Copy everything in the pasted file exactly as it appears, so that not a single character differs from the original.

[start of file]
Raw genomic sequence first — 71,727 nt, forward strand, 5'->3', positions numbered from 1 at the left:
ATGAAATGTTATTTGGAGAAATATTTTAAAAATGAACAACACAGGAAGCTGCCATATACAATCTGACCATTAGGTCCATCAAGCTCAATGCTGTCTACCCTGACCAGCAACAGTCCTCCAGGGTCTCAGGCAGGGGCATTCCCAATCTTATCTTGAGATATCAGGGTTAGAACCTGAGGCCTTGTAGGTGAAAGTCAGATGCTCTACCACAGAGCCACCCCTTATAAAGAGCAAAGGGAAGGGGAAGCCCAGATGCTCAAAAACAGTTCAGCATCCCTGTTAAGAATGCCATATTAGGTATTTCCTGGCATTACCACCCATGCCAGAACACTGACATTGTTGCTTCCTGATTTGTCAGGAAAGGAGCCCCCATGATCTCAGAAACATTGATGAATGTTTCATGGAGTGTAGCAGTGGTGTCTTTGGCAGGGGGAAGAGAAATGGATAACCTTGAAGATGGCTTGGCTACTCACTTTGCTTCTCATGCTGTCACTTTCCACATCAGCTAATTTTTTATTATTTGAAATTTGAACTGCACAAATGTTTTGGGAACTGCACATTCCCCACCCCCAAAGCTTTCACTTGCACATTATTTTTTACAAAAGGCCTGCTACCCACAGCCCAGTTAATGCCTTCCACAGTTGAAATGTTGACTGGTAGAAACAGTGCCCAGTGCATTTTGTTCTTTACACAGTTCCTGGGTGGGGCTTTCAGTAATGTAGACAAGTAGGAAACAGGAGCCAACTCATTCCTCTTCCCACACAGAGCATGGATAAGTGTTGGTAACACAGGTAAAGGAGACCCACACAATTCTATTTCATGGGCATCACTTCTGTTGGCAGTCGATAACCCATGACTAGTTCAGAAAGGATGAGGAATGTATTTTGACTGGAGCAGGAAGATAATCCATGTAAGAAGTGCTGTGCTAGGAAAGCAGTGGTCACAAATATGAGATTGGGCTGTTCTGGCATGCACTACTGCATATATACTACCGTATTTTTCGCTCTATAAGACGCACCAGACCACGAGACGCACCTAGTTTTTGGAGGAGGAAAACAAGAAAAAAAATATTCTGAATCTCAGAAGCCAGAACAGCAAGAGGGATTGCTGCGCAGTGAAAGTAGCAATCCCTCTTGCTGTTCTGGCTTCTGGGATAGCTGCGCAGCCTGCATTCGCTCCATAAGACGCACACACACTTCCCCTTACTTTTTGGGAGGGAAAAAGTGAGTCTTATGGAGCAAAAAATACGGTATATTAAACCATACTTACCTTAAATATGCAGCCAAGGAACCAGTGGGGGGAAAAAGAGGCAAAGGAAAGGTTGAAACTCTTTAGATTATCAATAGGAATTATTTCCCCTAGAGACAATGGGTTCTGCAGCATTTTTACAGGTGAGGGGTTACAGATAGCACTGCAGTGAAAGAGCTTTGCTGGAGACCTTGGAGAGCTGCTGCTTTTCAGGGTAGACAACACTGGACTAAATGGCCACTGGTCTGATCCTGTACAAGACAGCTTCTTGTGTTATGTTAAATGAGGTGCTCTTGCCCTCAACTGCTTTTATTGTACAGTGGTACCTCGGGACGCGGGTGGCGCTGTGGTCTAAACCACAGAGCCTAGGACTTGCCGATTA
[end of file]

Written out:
Raw genomic sequence first — 71,727 nt, forward strand, 5'->3', positions numbered from 1 at the left:
ATGAAATGTTATTTGGAGAAATATTTTAAAAATGAACAACACAGGAAGCTGCCATATACAATCTGACCATTAGGTCCATCAAGCTCAATGCTGTCTACCCTGACCAGCAACAGTCCTCCAGGGTCTCAGGCAGGGGCATTCCCAATCTTATCTTGAGATATCAGGGTTAGAACCTGAGGCCTTGTAGGTGAAAGTCAGATGCTCTACCACAGAGCCACCCCTTATAAAGAGCAAAGGGAAGGGGAAGCCCAGATGCTCAAAAACAGTTCAGCATCCCTGTTAAGAATGCCATATTAGGTATTTCCTGGCATTACCACCCATGCCAGAACACTGACATTGTTGCTTCCTGATTTGTCAGGAAAGGAGCCCCCATGATCTCAGAAACATTGATGAATGTTTCATGGAGTGTAGCAGTGGTGTCTTTGGCAGGGGGAAGAGAAATGGATAACCTTGAAGATGGCTTGGCTACTCACTTTGCTTCTCATGCTGTCACTTTCCACATCAGCTAATTTTTTATTATTTGAAATTTGAACTGCACAAATGTTTTGGGAACTGCACATTCCCCACCCCCAAAGCTTTCACTTGCACATTATTTTTTACAAAAGGCCTGCTACCCACAGCCCAGTTAATGCCTTCCACAGTTGAAATGTTGACTGGTAGAAACAGTGCCCAGTGCATTTTGTTCTTTACACAGTTCCTGGGTGGGGCTTTCAGTAATGTAGACAAGTAGGAAACAGGAGCCAACTCATTCCTCTTCCCACACAGAGCATGGATAAGTGTTGGTAACACAGGTAAAGGAGACCCACACAATTCTATTTCATGGGCATCACTTCTGTTGGCAGTCGATAACCCATGACTAGTTCAGAAAGGATGAGGAATGTATTTTGACTGGAGCAGGAAGATAATCCATGTAAGAAGTGCTGTGCTAGGAAAGCAGTGGTCACAAATATGAGATTGGGCTGTTCTGGCATGCACTACTGCATATATACTACCGTATTTTTCGCTCTATAAGACGCACCAGACCACGAGACGCACCTAGTTTTTGGAGGAGGAAAACAAGAAAAAAAATATTCTGAATCTCAGAAGCCAGAACAGCAAGAGGGATTGCTGCGCAGTGAAAGTAGCAATCCCTCTTGCTGTTCTGGCTTCTGGGATAGCTGCGCAGCCTGCATTCGCTCCATAAGACGCACACACACTTCCCCTTACTTTTTGGGAGGGAAAAAGTGAGTCTTATGGAGCAAAAAATACGGTATATTAAACCATACTTACCTTAAATATGCAGCCAAGGAACCAGTGGGGGGAAAAAGAGGCAAAGGAAAGGTTGAAACTCTTTAGATTATCAATAGGAATTATTTCCCCTAGAGACAATGGGTTCTGCAGCATTTTTACAGGTGAGGGGTTACAGATAGCACTGCAGTGAAAGAGCTTTGCTGGAGACCTTGGAGAGCTGCTGCTTTTCAGGGTAGACAACACTGGACTAAATGGCCACTGGTCTGATCCTGTACAAGACAGCTTCTTGTGTTATGTTAAATGAGGTGCTCTTGCCCTCAACTGCTTTTATTGTACAGTGGTACCTCGGGACGCGGGTGGCGCTGTGGTCTAAACCACAGAGCCTAGGACTTGCCGATTA